First we had Siberian snow at the Giro – and now, Rangoon rain at Le Tour. It’s never boring with VeloVeritas on the Grand Tours, and we saw Rui Costa take the win today.
But first – a rant!
Sodden, tired and in need of victuals the VeloVeritas crew inched down through the traffic jams off the Col de la Croix Fry towards our inn for the night.
Smiling, we present ourselves to our hostess;
‘Twin room?’ – ‘non! double!’
‘OK, but we can eat here?’ – ‘non!’
‘Oh well! wi-fi?’ – ‘non!’
And that’s how we first came to be in here McDonald’s ‘til chucking-out time, last night.
In fairness to Madame Non she did give us our breakfasts for free and last night we did enjoy our Maxi Cheese Royals – and McFlurrys, of course.
We drove the course, yesterday, our brief isn’t just to talk about the race, it’s as much to give the folks in Hackensack, New Jersey a flavour of the race and La Belle France.
We spent the night in Grenoble – it’s a nice city, clean and bright with wide boulevards and lots of trees.
Just a pity there was no time to visit my favourite bar, Le Clemenceau which is just two minutes from Les Stade Des Alpes where the winter track is.
We picked up the beautiful parcours at Bourg d’Oisans – spikey peaks; soft, green valleys; lovely timber architecture; ice arches; huge scree landslips and lots of nice folks roadside.
And it’s not until you drive a real giant mountain stage like this that you remember just how seriously savage the Cols are – five of them one after another.
All the Cols have their own stats – length, altitude average grade and grade by the kilometre, number of times crossed, the names of the riders who breasted them first each year – the scope for statistical sadness on Le Tour is endless.
And on the subject of riders who breasted big climbs in pole position; Tricky Dicky Virenque and The Floydster Landis both cropped up yesterday – oops!
Of course, with us being hardcore, it’s the racing bit we enjoy most.
We parked up high on the last hill – the Col de la Fry in sunshine with Pierre Rolland making a desperate bid for mountains points, failing in his quest to wrest the polka dot jersey from Froome by one point.
I’m not a huge Pierre fan but you can’t help but feel sorry for the man.
After his exertions of yesterday he has two chances of gaining enough points – bearing in mind that it’s almost inevitable that Frome will score points on the big HC at the end – as Don King used to say; ‘no chance and Slim chance, but Slim just left town !’
But this Tour being as it is and full of surprises, Costa was the man who passed us first, with the rain stotting six inches up off the tar.
A big break had formed and reformed during the stage then exploded on the Croix Fry with the proverbial ‘men all over the hill’ scenario never more appropriate.
The ‘Heads’ were all tightly packed with Kreuziger and Porte continuing their roles as the loyalist of loyal lieutenants – Alberto and Christopher should be giving those boys a bonus at the end of this Tour.
The way the stage panned out was inevitable with a group of ‘safe’ riders going up the road to contest the stage.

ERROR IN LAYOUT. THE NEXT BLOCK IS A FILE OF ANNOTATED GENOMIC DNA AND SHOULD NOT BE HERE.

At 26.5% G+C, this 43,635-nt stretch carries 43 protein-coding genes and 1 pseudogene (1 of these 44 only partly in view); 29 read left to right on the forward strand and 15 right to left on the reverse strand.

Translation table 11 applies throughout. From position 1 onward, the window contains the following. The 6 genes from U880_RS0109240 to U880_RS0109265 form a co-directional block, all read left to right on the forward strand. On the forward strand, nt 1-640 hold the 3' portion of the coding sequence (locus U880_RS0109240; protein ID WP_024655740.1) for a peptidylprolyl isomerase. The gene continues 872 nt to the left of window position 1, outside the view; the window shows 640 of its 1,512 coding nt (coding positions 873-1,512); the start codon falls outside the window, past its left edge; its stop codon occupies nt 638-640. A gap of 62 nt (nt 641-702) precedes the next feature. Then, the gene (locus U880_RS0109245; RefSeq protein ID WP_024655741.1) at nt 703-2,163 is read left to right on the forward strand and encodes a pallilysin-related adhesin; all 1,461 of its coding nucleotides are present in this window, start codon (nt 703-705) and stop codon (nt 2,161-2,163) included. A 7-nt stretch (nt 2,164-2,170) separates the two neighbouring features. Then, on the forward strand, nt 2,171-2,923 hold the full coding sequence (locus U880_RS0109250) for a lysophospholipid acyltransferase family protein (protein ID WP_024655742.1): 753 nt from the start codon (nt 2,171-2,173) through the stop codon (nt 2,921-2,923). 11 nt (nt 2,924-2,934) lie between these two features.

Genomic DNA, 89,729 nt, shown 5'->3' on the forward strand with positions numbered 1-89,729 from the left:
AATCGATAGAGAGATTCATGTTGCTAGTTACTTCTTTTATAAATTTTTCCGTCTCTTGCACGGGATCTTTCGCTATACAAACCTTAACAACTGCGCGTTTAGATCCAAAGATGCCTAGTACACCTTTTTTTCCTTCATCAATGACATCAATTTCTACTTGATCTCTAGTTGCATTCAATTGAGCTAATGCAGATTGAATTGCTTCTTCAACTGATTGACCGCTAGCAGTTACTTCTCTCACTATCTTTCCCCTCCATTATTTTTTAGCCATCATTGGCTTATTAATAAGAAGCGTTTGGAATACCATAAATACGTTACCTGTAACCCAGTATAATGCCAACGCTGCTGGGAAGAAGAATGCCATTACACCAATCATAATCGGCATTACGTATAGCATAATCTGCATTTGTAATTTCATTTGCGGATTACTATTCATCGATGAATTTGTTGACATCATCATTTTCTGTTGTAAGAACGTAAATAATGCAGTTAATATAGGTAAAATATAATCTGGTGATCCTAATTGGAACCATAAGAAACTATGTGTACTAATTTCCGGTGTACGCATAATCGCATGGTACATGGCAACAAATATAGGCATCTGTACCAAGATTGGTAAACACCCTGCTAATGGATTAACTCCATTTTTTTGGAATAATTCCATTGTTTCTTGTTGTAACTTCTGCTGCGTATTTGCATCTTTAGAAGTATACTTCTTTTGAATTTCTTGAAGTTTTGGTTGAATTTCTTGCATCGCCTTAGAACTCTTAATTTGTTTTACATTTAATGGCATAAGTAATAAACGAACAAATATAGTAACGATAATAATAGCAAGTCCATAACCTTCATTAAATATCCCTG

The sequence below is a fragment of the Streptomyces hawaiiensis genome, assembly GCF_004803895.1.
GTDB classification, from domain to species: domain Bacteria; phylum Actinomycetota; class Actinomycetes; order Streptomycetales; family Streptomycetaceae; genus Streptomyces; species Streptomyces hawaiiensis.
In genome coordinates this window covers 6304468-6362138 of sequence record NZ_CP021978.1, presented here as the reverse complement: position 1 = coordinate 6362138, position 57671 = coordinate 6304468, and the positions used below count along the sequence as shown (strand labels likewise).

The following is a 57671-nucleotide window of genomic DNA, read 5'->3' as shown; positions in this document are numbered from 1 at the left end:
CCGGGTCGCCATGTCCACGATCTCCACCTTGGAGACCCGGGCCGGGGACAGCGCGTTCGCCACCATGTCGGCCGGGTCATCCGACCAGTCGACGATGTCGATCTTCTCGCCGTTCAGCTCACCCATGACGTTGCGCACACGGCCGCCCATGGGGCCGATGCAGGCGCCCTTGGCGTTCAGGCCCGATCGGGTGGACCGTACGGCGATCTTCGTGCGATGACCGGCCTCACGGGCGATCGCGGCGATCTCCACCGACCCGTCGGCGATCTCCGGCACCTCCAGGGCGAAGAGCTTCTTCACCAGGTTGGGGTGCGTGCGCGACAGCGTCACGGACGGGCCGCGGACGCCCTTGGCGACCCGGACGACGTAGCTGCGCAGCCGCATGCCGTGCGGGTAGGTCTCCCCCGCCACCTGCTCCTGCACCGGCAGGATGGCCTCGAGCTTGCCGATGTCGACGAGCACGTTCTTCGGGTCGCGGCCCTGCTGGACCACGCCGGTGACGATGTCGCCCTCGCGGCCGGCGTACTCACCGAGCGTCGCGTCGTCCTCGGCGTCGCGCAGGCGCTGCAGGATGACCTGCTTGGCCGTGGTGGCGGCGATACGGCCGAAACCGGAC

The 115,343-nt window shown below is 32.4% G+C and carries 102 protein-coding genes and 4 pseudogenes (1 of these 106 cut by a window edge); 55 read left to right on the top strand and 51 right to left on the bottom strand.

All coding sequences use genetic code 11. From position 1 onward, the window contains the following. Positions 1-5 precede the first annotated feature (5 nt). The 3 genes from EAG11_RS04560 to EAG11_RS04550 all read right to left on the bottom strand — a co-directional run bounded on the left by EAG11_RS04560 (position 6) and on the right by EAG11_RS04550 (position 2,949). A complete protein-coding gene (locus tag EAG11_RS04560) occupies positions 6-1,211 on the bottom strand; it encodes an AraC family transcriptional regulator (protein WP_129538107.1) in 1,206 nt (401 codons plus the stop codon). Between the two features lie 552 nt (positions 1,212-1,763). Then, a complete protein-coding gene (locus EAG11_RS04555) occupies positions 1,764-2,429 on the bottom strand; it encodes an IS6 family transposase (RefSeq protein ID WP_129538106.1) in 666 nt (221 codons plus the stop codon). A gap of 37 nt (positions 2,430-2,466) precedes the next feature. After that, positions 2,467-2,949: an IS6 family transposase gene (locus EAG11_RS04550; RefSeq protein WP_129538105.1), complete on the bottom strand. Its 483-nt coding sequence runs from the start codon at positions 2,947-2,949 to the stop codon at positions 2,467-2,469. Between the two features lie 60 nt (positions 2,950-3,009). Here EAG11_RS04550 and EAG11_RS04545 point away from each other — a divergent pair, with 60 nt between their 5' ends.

The GC guys were all wasted from l’Alpe the day before but trying to persuade each other and themselves that they weren’t.
When I look back a decade to those relentless mountain battles, day after day, I think; ‘how the Hell could we have believed that was possible?’
Even the guys in the autobuses didn’t look too stressed with Greipel climbing ahead of the final CavBus.
Having said that, the Sky guys all look wasted – even Froome, with Porte looking freshest of the lot.
It’s a test of wills now, until the end – Froome is as wasted as any of them but has a five minute buffer.
It’s actually good to see Froome and Contador fraying a wee bit around the edges – it makes them more human and out of the realms of ‘extra terrestrial.’
Whilst Riblon and Costa are both worthy and believable stage winners, keeping their powder dry for the stages which suited them.
Today, the hype may be that Quintana will go after Contador – but the reality is that Movistar management will be much more concerned about Rodriguez snaffling the Colombian’s third spot on the podium.
I must confess that I didn’t see Rodriguez as a podium challenger but he’s obviously riding into top form and could very well grab second – he’s 47 seconds behind Contador and just 26 behind Quintana.
Earlier I was expressing sympathy for Rolland – another man who you have to think would have been right there, had it not been for an untimely wheel change is Rodriguez compatriot, Alejandro Valverde.
He’s looking good at this phase of the race and would have been challenging for the podium today, I’m sure
And sad to see Cadel Evans and Ryder Hesjedal languishing way down the classement – but that’s the Tour for you.
Merciless; with some elements of the Media even telling us that Contador is ‘all washed up’ – and there was me thinking he was still on the podium.
Almost time to desert our friendly McMedia Centre and head off to the supermarche to buy a disposable Barbie, a haff pund o’ bacon, kebabs, rolls, coleslaw and Stellas.
Sometimes it’s tough on Le Tour – but most of the time it’s just braw.
Results - Le Tour de France 2013 – Stage 19: Bourg-d’Oisans > Le Grand-Bornand,
2 Andreas Klöden (Ger) RadioShack Leopard 0:00:48
3 Jan Bakelants (Bel) RadioShack Leopard 0:01:44
4 Alexandre Geniez (Fra) FDJ.fr 0:01:52
5 Daniel Navarro Garcia (Spa) Cofidis, Solutions Credits 0:01:55
6 Bart De Clercq (Bel) Lotto Belisol 0:01:58
7 Robert Gesink (Ned) Belkin Pro Cycling Team 0:02:03
8 Alessandro De Marchi (Ita) Cannondale Pro Cycling 0:02:05
9 Mikel Nieve Ituralde (Spa) Euskaltel-Euskadi 0: